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"Chasing Manet" – wanting "out" to recapture a past life
Written by Tina Howe, Directed by Michael Wilson.
Primary Stages, 59E59, at 59 East 59th Street, New York City.
Opened April 9, 2009, Closes May 2, 2009.
Reviewed by Lucy Komisar April 9, 2009.
Lynn Cohen, and Jane Alexander in "Chasing Manet." Photo by James Leynse.
Tina Howe's bittersweet look at a tough, smart, legally blind and aging painter railing at the indignities of being warehoused in a Riverdale nursing home is sensitive and often funny. Jane Alexander shines as the painter, Catherine Sargent, who feels suffocated, blocked from her past life and surrounded by people who've gone senile.
Above her bed is a print of "Le déjeuner sur l'herbe," the Édouard Manet painting of a nude women having a picnic with two fully clothed men. Sargent explains to the family of her new roommate, the spirited but slightly dotty Rennie Waltzer (Lynn Cohen), that putting a naked woman in public place in 1863 sounded a call for artistic freedom and paved the way for modern art.
Rob Riley, Julie Halston, Lynn Cohen, David Margulies, VanessaAspillaga, and Jack Gilpin in "'Chasing Manet." Photo James Leynse.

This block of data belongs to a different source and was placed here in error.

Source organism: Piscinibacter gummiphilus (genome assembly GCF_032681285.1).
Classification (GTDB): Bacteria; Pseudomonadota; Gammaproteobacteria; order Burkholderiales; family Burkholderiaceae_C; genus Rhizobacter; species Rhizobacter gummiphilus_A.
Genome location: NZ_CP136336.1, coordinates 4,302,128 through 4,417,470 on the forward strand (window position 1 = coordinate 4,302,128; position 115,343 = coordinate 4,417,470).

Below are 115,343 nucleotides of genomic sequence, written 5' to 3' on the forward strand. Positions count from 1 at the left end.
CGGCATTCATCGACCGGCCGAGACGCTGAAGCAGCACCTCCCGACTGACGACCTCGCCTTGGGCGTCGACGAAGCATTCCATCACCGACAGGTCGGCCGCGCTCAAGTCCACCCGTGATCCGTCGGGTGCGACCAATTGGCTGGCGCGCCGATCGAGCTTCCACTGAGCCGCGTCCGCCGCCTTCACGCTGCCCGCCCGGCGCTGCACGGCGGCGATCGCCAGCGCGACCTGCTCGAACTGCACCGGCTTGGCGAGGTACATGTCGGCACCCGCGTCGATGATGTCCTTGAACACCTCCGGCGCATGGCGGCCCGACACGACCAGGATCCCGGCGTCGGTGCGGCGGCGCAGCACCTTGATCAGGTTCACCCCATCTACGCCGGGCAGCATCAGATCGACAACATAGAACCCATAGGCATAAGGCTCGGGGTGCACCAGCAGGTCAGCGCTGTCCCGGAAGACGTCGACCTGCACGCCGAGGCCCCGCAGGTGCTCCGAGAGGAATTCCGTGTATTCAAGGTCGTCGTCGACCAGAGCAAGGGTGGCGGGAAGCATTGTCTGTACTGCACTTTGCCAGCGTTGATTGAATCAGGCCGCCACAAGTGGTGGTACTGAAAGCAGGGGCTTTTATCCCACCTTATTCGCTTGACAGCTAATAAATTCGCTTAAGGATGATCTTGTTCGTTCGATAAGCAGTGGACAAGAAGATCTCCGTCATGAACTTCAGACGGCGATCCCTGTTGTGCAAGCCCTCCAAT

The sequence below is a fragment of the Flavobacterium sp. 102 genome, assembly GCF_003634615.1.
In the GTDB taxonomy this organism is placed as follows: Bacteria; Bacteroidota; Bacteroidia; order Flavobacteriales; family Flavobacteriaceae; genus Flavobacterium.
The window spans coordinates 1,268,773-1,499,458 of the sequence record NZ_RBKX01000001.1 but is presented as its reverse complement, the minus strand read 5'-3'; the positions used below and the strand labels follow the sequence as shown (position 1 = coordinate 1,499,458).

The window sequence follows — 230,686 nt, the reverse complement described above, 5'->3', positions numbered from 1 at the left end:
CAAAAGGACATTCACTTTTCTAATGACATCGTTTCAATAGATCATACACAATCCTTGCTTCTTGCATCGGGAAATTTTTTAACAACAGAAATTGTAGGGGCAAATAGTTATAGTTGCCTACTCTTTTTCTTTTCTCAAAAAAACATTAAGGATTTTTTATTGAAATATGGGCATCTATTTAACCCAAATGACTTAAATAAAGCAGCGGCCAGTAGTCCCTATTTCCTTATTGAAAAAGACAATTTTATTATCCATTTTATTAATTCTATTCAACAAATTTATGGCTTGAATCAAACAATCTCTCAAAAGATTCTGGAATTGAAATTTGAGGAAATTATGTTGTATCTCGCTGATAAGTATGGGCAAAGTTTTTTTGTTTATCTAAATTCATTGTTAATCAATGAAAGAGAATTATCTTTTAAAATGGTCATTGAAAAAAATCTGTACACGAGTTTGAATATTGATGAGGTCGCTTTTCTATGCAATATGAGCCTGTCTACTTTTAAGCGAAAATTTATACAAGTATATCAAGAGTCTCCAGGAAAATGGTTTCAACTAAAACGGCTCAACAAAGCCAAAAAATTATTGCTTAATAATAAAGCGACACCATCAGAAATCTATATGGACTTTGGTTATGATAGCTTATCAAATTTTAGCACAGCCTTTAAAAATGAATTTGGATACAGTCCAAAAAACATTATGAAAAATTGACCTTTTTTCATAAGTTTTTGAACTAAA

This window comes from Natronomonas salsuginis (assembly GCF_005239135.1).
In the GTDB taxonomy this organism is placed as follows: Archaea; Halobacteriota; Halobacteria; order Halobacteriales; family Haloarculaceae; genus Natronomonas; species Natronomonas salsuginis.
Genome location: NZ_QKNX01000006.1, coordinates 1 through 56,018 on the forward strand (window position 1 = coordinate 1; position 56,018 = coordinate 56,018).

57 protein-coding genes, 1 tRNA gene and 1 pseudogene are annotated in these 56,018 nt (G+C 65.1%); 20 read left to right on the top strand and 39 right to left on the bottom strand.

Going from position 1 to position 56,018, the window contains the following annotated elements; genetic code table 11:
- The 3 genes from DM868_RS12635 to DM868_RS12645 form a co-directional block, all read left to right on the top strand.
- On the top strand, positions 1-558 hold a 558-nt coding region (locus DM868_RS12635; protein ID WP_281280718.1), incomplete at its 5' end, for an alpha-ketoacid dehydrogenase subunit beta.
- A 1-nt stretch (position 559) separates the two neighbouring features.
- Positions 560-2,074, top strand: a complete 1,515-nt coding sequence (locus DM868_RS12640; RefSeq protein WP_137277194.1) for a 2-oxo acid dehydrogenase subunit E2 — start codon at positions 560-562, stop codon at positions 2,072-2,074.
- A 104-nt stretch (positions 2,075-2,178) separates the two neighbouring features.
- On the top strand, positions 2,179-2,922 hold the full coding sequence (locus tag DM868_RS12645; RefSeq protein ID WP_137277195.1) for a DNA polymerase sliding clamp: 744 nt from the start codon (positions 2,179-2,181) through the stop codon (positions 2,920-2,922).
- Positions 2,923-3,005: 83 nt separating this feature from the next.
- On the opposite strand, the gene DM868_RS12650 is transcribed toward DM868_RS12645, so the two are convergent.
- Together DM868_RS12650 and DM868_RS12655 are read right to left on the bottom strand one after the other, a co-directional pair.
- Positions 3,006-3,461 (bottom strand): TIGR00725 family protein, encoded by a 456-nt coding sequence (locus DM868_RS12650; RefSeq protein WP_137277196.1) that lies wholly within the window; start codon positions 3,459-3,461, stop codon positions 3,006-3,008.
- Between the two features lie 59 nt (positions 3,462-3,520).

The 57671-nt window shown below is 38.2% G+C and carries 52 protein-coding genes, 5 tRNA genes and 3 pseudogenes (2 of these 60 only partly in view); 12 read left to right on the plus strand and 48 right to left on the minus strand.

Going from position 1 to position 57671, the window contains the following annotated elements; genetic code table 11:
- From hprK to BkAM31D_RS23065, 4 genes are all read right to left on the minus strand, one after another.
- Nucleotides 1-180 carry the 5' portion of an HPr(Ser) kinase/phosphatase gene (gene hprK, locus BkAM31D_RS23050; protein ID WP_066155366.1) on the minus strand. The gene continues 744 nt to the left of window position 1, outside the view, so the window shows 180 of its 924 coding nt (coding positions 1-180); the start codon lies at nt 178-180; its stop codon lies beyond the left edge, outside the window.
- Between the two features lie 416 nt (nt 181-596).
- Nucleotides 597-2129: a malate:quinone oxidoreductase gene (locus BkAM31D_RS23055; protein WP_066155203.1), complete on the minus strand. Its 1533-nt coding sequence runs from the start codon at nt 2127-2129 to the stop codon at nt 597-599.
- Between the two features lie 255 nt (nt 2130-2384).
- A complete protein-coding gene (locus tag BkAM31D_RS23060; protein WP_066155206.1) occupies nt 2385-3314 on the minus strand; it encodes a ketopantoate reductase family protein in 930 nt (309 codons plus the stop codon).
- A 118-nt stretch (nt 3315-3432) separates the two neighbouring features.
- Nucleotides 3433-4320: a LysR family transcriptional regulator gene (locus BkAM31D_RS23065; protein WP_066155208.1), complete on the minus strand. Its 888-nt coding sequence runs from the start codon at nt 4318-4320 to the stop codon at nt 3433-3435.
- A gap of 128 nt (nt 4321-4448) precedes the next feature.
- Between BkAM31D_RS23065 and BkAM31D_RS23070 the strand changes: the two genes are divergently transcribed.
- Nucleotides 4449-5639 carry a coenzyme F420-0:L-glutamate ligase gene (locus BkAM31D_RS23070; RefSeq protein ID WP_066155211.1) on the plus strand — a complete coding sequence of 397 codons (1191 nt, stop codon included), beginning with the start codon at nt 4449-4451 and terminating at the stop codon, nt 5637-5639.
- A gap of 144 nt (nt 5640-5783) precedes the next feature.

She had been a prominent painter in her day and still burns for freedom. "I want out!" she declares to anyone who will listen. They include her son, Royal (Jack Gilpin), who teaches poetry at Columbia University but disappoints her. He lacks her creativity, quotes Yates instead of finishing his book about him, and seems stuck in a rut.
Catherine asserts her own biting, uncompromising self by such devices as dressing up in a bloody mask while pretending to be Oedipus at a social worker's activity.
Jane Alexander in "Chasing Manet." Photo by James Leynse.
So how will she deal with the lot she's been dealt? The deux ex machina turns out to be Rennie, who Catherine inveigles into a scheme to accompany her onto the QE2 and from there to Paris. The grand escape is made problematical by the fact that Rennie is frail in both body and mind: she uses a walker and imagines that her late husband Hershel is still around.
The cast is uniformly excellent, with Cohen giving a charm and humanity to Rennie, and the others – including Julie Halston, David Margulies, Vanessa Aspillaga and Robert Christopher Riley -- handling multiple roles that range from the members of Rennie's family to the residents and caretakers of the home.
Halston moves amazingly between a very mentally disturbed patient and Rennie's lively daughter, the rock of the family.Director Michael Wilson treats even the oddest balls with sympathy. Margulies as the very senile Henry suddenly fantasizes – or recalls -- an archeological expedition in the Tigris-Euphrates where he saw pterodactyls fly. He's telling us that people whose minds or bodies may have disintegrated may have had glorious lives – and they "want out" to recapture them.
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